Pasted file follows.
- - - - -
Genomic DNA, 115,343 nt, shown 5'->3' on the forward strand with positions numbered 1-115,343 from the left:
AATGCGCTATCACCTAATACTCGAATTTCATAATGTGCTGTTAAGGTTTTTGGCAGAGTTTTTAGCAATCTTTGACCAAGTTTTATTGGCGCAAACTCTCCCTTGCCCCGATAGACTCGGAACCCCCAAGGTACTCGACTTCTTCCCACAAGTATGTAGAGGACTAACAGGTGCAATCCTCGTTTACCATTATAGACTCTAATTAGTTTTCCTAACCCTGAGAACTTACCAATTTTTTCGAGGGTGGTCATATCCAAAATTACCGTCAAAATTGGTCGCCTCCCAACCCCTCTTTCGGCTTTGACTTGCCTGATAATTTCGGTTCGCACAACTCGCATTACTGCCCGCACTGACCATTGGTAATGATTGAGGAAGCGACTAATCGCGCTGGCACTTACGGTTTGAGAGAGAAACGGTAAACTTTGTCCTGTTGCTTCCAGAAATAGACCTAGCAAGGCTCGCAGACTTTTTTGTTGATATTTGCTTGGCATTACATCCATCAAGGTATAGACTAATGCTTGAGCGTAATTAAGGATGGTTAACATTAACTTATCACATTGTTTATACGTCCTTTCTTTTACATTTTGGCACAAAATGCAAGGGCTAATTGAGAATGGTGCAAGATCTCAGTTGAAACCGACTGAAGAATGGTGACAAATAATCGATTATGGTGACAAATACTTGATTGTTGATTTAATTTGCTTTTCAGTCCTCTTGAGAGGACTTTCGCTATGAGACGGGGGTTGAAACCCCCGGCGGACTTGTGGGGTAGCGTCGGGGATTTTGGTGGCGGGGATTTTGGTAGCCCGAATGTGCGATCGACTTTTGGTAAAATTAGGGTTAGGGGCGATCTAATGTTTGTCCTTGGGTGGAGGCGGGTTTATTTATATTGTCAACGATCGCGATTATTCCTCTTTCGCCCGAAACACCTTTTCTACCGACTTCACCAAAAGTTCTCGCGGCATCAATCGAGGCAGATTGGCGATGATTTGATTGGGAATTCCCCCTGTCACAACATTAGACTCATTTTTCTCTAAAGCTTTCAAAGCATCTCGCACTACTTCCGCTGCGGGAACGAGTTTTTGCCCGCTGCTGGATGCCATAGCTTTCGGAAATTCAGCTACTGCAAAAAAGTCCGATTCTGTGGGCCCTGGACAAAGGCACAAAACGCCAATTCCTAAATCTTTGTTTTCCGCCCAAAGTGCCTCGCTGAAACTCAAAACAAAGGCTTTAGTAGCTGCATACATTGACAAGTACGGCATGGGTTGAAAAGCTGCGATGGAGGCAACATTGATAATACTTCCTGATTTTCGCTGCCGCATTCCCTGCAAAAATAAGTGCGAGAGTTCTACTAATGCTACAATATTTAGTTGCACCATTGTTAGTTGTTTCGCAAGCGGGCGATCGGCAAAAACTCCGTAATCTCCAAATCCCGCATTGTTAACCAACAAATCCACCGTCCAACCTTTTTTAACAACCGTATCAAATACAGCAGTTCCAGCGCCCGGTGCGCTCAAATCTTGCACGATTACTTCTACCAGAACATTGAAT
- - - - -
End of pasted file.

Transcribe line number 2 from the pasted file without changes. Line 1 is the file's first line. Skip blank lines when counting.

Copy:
AATGCGCTATCACCTAATACTCGAATTTCATAATGTGCTGTTAAGGTTTTTGGCAGAGTTTTTAGCAATCTTTGACCAAGTTTTATTGGCGCAAACTCTCCCTTGCCCCGATAGACTCGGAACCCCCAAGGTACTCGACTTCTTCCCACAAGTATGTAGAGGACTAACAGGTGCAATCCTCGTTTACCATTATAGACTCTAATTAGTTTTCCTAACCCTGAGAACTTACCAATTTTTTCGAGGGTGGTCATATCCAAAATTACCGTCAAAATTGGTCGCCTCCCAACCCCTCTTTCGGCTTTGACTTGCCTGATAATTTCGGTTCGCACAACTCGCATTACTGCCCGCACTGACCATTGGTAATGATTGAGGAAGCGACTAATCGCGCTGGCACTTACGGTTTGAGAGAGAAACGGTAAACTTTGTCCTGTTGCTTCCAGAAATAGACCTAGCAAGGCTCGCAGACTTTTTTGTTGATATTTGCTTGGCATTACATCCATCAAGGTATAGACTAATGCTTGAGCGTAATTAAGGATGGTTAACATTAACTTATCACATTGTTTATACGTCCTTTCTTTTACATTTTGGCACAAAATGCAAGGGCTAATTGAGAATGGTGCAAGATCTCAGTTGAAACCGACTGAAGAATGGTGACAAATAATCGATTATGGTGACAAATACTTGATTGTTGATTTAATTTGCTTTTCAGTCCTCTTGAGAGGACTTTCGCTATGAGACGGGGGTTGAAACCCCCGGCGGACTTGTGGGGTAGCGTCGGGGATTTTGGTGGCGGGGATTTTGGTAGCCCGAATGTGCGATCGACTTTTGGTAAAATTAGGGTTAGGGGCGATCTAATGTTTGTCCTTGGGTGGAGGCGGGTTTATTTATATTGTCAACGATCGCGATTATTCCTCTTTCGCCCGAAACACCTTTTCTACCGACTTCACCAAAAGTTCTCGCGGCATCAATCGAGGCAGATTGGCGATGATTTGATTGGGAATTCCCCCTGTCACAACATTAGACTCATTTTTCTCTAAAGCTTTCAAAGCATCTCGCACTACTTCCGCTGCGGGAACGAGTTTTTGCCCGCTGCTGGATGCCATAGCTTTCGGAAATTCAGCTACTGCAAAAAAGTCCGATTCTGTGGGCCCTGGACAAAGGCACAAAACGCCAATTCCTAAATCTTTGTTTTCCGCCCAAAGTGCCTCGCTGAAACTCAAAACAAAGGCTTTAGTAGCTGCATACATTGACAAGTACGGCATGGGTTGAAAAGCTGCGATGGAGGCAACATTGATAATACTTCCTGATTTTCGCTGCCGCATTCCCTGCAAAAATAAGTGCGAGAGTTCTACTAATGCTACAATATTTAGTTGCACCATTGTTAGTTGTTTCGCAAGCGGGCGATCGGCAAAAACTCCGTAATCTCCAAATCCCGCATTGTTAACCAACAAATCCACCGTCCAACCTTTTTTAACAACCGTATCAAATACAGCAGTTCCAGCGCCCGGTGCGCTCAAATCTTGCACGATTACTTCTACCAGAACATTGAAT